My relationship with twitter has not been the most mutual, but when I got to the ground zero of boredom I came back to do some twittering around (by now if you haven’t realized what twitter is, you should just let Uncle Google explain). Anyway, due to my enormous capacity and stamina to read and surf the net, I found so many new science writers and medical writers on twitter. OK reading journal articles are exhausting after a while, but pop science is always somewhat lighter and more fun to read (and good to share with students in the class). So I started going through the tweets, and found interesting articles whether in journals (my fave: Nature and NEJM) or on science blogs (I always love to see how these science writers look like: a nerdy nerd/mad scientist or a hippie in the mad world of science).

I’m sorry, but I belong in this universe where scientific advances are entertainment, writers are celebrities, scientists are even more famous celebrities, and science writers are rock-stars (and this last category includes scientists who write as well). Seriously.

Just the other day, I read this article on Nature, and decided to follow the respected writer, Erika Check Hayden on twitter. I loved the Mandelbrot set analogy she used. I followed her, tweet her, and nearly fainted of excitement when she responded back to my tweet. I. Am. Such. A. Nerd. (Please refer back to my previous statement: science writers are rockstars!). And afterwards I followed several other science writers/bloggers and always being amused of how you can have mutual contact via twitter when it comes to pop science and writing (also, thanks to Dr.Isis the Domestic and Laboratory Godess).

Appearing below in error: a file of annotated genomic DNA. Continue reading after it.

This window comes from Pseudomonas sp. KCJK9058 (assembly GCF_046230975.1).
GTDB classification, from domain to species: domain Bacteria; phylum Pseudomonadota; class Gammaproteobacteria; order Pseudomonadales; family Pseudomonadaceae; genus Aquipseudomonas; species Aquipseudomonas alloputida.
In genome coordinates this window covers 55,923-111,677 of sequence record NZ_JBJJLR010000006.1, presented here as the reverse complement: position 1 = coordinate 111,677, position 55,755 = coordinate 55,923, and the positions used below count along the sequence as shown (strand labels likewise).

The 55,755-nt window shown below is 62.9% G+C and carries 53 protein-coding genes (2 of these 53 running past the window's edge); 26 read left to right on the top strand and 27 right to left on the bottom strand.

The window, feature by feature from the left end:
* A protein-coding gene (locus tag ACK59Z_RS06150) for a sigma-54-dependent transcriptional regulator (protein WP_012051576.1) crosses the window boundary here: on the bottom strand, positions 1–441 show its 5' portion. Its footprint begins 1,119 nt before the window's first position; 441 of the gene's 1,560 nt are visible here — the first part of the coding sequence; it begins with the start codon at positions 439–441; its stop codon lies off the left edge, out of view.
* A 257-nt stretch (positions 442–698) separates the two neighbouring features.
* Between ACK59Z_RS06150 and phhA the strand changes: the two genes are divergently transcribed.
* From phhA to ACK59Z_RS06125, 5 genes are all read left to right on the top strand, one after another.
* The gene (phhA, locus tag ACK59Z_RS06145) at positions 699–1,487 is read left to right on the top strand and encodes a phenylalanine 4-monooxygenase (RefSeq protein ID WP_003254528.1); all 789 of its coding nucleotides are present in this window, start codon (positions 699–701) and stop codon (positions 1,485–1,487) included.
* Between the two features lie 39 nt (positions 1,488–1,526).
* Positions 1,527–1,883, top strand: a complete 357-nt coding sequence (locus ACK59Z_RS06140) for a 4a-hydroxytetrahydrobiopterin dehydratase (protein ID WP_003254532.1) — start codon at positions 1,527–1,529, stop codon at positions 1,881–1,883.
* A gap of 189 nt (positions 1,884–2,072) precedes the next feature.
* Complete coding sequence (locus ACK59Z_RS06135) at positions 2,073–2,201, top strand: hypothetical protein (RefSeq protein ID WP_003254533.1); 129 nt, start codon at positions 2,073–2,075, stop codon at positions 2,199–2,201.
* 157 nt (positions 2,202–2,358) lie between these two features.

I think sometimes I just get tired of the intensity and seriousness of medical blogging and reading, and these pop culture in science and medicine give me new light on staying informed in a fun and relaxing way.

So thank you all twittering science writers!

* Rahajeng

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Presentation slides: Genetic Basis of Parkinson Disease and Bioethics of Genetic Research

Dear All,
Since we’ve been working on so many presentations in my master class of genetic counseling I thought I’d share some of our presentations for future reference.
Today we had a discussion and presentation of neurological diseases, one of them is Parkinson Disease.
I uploaded the presentations on SlideShare and for some reason the embed code doesn’t work here, so I will just direct you with a link to SlideShare website for viewing the presentation.

View more presentations from rntunjung
I hope you find this is useful 🙂

Filed under: miscelaneous, , , , , , ,

What do you expect from your teachers?


I’ve always loved writing. It hasn’t always brought me positive result. Sometimes I envy people in other countries where they have a little bit more freedom of speech in medicine. And that you don’t have to be old first to share your experience and opinions.

I found a blog of a medical student: with a post titled as “The Deal” by Lucia Li.

She basically states what the medical students expect from the doctors, and what they are willing to give back to the doctors who teach them. Some points there, from a student perspective they ask the followings from the doctors who teach them:

“Don’t ignore us — no-one likes to be ignored. We’re here to learn, we want to learn. show some interest in our education and we’ll likely love you forever.

Remember who we’re going to be — doctors. That means, however many years down the line, we’re going to be your house-officers, your registrars. It’s in your interest to teach us and contribute to our elevation from ignorance/ incompetency.

Remember who we currently are — students. We want to learn. About lots of different things.

Challenge us — ask us questions to get us thinking. It helps us to identify the important things to learn. It also may spark a lasting interest in that specialty…

But, hey, this is a two-way bargain. What can we, the students, offer in return?

And then they offer the teachers what they can do in return

What should we, the students, do?